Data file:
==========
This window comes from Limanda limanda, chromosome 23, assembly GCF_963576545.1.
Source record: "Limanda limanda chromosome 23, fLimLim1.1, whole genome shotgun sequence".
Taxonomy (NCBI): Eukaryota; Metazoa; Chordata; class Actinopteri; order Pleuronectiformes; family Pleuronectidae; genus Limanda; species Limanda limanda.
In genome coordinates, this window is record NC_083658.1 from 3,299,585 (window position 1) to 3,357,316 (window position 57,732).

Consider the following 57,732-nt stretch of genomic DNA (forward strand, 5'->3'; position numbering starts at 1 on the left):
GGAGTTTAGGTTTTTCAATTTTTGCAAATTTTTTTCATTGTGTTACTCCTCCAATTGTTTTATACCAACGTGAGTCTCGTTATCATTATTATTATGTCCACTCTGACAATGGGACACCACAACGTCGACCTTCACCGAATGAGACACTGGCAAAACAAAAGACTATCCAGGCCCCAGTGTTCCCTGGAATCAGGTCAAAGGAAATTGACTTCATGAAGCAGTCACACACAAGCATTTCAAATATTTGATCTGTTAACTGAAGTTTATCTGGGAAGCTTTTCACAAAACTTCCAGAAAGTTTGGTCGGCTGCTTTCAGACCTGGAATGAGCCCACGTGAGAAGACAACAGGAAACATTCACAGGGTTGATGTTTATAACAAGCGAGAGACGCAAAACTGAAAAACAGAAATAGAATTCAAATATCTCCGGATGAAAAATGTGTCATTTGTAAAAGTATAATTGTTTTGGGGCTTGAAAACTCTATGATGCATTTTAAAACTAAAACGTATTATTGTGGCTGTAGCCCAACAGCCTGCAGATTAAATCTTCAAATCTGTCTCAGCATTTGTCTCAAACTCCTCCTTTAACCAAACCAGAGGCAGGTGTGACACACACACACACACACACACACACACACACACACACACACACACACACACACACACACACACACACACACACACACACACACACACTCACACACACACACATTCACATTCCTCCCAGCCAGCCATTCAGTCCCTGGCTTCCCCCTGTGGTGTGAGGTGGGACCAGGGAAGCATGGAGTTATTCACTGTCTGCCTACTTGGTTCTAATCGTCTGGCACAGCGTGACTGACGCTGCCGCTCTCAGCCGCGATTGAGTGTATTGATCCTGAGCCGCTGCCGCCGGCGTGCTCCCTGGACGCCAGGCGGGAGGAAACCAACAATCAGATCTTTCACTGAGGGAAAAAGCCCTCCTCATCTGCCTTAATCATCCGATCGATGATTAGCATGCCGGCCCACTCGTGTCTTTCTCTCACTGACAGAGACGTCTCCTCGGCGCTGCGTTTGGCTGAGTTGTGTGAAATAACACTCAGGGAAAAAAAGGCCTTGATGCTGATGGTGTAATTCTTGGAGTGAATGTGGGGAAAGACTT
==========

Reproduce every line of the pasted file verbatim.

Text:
This window comes from Limanda limanda, chromosome 23, assembly GCF_963576545.1.
Source record: "Limanda limanda chromosome 23, fLimLim1.1, whole genome shotgun sequence".
Taxonomy (NCBI): Eukaryota; Metazoa; Chordata; class Actinopteri; order Pleuronectiformes; family Pleuronectidae; genus Limanda; species Limanda limanda.
In genome coordinates, this window is record NC_083658.1 from 3,299,585 (window position 1) to 3,357,316 (window position 57,732).

Consider the following 57,732-nt stretch of genomic DNA (forward strand, 5'->3'; position numbering starts at 1 on the left):
GGAGTTTAGGTTTTTCAATTTTTGCAAATTTTTTTCATTGTGTTACTCCTCCAATTGTTTTATACCAACGTGAGTCTCGTTATCATTATTATTATGTCCACTCTGACAATGGGACACCACAACGTCGACCTTCACCGAATGAGACACTGGCAAAACAAAAGACTATCCAGGCCCCAGTGTTCCCTGGAATCAGGTCAAAGGAAATTGACTTCATGAAGCAGTCACACACAAGCATTTCAAATATTTGATCTGTTAACTGAAGTTTATCTGGGAAGCTTTTCACAAAACTTCCAGAAAGTTTGGTCGGCTGCTTTCAGACCTGGAATGAGCCCACGTGAGAAGACAACAGGAAACATTCACAGGGTTGATGTTTATAACAAGCGAGAGACGCAAAACTGAAAAACAGAAATAGAATTCAAATATCTCCGGATGAAAAATGTGTCATTTGTAAAAGTATAATTGTTTTGGGGCTTGAAAACTCTATGATGCATTTTAAAACTAAAACGTATTATTGTGGCTGTAGCCCAACAGCCTGCAGATTAAATCTTCAAATCTGTCTCAGCATTTGTCTCAAACTCCTCCTTTAACCAAACCAGAGGCAGGTGTGACACACACACACACACACACACACACACACACACACACACACACACACACACACACACACACACACACACACACACACACACACACACTCACACACACACACATTCACATTCCTCCCAGCCAGCCATTCAGTCCCTGGCTTCCCCCTGTGGTGTGAGGTGGGACCAGGGAAGCATGGAGTTATTCACTGTCTGCCTACTTGGTTCTAATCGTCTGGCACAGCGTGACTGACGCTGCCGCTCTCAGCCGCGATTGAGTGTATTGATCCTGAGCCGCTGCCGCCGGCGTGCTCCCTGGACGCCAGGCGGGAGGAAACCAACAATCAGATCTTTCACTGAGGGAAAAAGCCCTCCTCATCTGCCTTAATCATCCGATCGATGATTAGCATGCCGGCCCACTCGTGTCTTTCTCTCACTGACAGAGACGTCTCCTCGGCGCTGCGTTTGGCTGAGTTGTGTGAAATAACACTCAGGGAAAAAAAGGCCTTGATGCTGATGGTGTAATTCTTGGAGTGAATGTGGGGAAAGACTT